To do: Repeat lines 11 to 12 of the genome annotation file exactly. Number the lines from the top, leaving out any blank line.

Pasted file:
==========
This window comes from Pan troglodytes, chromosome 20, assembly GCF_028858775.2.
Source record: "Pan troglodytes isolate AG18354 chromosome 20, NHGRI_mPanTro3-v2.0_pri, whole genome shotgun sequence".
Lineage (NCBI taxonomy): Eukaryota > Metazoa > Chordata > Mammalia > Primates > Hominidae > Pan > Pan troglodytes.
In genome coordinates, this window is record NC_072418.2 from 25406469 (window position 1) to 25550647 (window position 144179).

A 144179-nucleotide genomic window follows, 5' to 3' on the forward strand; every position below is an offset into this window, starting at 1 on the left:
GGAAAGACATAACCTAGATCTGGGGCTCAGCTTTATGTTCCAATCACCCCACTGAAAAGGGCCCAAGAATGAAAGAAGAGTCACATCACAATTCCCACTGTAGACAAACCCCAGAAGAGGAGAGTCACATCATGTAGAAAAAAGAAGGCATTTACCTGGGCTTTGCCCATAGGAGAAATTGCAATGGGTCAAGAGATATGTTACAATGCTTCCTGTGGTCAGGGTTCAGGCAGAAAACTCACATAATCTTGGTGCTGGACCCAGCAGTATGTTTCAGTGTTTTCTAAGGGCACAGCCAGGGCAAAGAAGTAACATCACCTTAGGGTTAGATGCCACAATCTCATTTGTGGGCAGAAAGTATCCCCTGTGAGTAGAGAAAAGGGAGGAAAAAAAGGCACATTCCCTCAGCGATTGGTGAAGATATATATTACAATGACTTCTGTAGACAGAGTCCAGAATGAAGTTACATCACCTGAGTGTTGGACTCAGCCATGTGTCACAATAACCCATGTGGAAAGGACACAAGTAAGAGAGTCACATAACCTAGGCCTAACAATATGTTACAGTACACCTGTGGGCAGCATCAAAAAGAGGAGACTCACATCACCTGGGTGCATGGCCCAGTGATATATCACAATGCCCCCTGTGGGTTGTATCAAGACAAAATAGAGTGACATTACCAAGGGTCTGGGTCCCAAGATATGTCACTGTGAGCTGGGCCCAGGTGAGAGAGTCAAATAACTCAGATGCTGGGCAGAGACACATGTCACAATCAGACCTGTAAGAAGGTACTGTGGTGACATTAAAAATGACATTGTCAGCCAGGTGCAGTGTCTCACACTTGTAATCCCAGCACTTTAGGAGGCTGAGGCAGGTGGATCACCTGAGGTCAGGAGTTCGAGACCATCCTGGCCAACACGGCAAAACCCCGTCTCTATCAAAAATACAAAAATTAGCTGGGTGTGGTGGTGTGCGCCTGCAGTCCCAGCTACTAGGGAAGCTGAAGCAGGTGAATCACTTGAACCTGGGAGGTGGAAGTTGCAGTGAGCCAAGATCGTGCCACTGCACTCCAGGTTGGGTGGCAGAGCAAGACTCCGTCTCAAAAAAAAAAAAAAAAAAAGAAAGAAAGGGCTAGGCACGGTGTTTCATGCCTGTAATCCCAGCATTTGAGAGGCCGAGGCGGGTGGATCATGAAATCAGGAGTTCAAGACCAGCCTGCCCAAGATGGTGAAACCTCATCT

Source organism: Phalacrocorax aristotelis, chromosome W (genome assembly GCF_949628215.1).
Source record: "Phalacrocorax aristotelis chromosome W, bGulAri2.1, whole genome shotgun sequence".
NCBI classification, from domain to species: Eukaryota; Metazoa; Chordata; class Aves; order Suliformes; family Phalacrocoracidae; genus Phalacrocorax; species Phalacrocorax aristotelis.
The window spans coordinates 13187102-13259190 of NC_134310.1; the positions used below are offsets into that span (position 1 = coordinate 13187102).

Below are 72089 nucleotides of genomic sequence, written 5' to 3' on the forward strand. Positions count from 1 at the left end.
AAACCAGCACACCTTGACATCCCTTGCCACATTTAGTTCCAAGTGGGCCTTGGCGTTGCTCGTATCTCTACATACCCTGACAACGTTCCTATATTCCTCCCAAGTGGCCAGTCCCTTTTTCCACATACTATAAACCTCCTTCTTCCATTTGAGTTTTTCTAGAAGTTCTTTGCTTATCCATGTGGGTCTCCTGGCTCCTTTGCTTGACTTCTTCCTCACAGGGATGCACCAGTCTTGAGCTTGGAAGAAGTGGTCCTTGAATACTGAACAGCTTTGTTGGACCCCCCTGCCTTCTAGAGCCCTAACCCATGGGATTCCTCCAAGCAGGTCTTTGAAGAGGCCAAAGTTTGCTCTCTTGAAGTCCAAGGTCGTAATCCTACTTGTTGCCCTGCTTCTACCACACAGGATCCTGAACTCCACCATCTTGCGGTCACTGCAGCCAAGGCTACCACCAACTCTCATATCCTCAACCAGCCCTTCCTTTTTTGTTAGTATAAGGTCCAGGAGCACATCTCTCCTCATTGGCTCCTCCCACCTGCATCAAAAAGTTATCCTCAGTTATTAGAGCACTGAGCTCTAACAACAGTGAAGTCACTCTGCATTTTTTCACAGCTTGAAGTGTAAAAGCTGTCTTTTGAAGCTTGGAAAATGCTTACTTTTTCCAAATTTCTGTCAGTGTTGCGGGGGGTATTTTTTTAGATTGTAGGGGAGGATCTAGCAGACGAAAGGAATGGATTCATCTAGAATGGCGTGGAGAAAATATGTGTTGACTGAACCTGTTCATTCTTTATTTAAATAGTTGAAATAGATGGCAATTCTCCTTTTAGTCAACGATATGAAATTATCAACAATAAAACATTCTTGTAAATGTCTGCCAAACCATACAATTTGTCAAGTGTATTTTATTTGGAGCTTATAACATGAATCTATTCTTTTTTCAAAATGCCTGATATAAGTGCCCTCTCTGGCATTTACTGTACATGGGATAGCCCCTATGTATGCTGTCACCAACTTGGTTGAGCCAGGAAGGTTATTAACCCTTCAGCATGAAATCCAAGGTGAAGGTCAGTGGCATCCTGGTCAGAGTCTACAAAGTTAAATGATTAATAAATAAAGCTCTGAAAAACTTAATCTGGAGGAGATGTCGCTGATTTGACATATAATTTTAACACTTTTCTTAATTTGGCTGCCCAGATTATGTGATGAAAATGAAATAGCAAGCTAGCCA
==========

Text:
Below are 72089 nucleotides of genomic sequence, written 5' to 3' on the forward strand. Positions count from 1 at the left end.
AAACCAGCACACCTTGACATCCCTTGCCACATTTAGTTCCAAGTGGGCCTTGGCGTTGCTCGTATCTCTACATACCCTGACAACGTTCCTATATTCCTCCCAAGTGGCCAGTCCCTTTTTCCACATACTATAAACCTCCTTCTTCCATTTGAGTTTTTCTAGAAGTTCTTTGCTTATCCATGTGGGTCTCCTGGCTCCTTTGCTTGACTTCTTCCTCACAGGGATGCACCAGTCTTGAGCTTGGAAGAAGTGGTCCTTGAATACTGAACAGCTTTGTTGGACCCCCCTGCCTTCTAGAGCCCTAACCCATGGGATTCCTCCAAGCAGGTCTTTGAAGAGGCCAAAGTTTGCTCTCTTGAAGTCCAAGGTCGTAATCCTACTTGTTGCCCTGCTTCTACCACACAGGATCCTGAACTCCACCATCTTGCGGTCACTGCAGCCAAGGCTACCACCAACTCTCATATCCTCAACCAGCCCTTCCTTTTTTGTTAGTATAAGGTCCAGGAGCACATCTCTCCTCATTGGCTCCTCCCACCTGCATCAAAAAGTTATCCTCAGTTATTAGAGCACTGAGCTCTAACAACAGTGAAGTCACTCTGCATTTTTTCACAGCTTGAAGTGTAAAAGCTGTCTTTTGAAGCTTGGAAAATGCTTACTTTTTCCAAATTTCTGTCAGTGTTGCGGGGGGTATTTTTTTAGATTGTAGGGGAGGATCTAGCAGACGAAAGGAATGGATTCATCTAGAATGGCGTGGAGAAAATATGTGTTGACTGAACCTGTTCATTCTTTATTTAAATAGTTGAAATAGATGGCAATTCTCCTTTTAGTCAACGATATGAAATTATCAACAATAAAACATTCTTGTAAATGTCTGCCAAACCATACAATTTGTCAAGTGTATTTTATTTGGAGCTTATAACATGAATCTATTCTTTTTTCAAAATGCCTGATATAAGTGCCCTCTCTGGCATTTACTGTACATGGGATAGCCCCTATGTATGCTGTCACCAACTTGGTTGAGCCAGGAAGGTTATTAACCCTTCAGCATGAAATCCAAGGTGAAGGTCAGTGGCATCCTGGTCAGAGTCTACAAAGTTAAATGATTAATAAATAAAGCTCTGAAAAACTTAATCTGGAGGAGATGTCGCTGATTTGACATATAATTTTAACACTTTTCTTAATTTGGCTGCCCAGATTATGTGATGAAAATGAAATAGCAAGCTAGCCA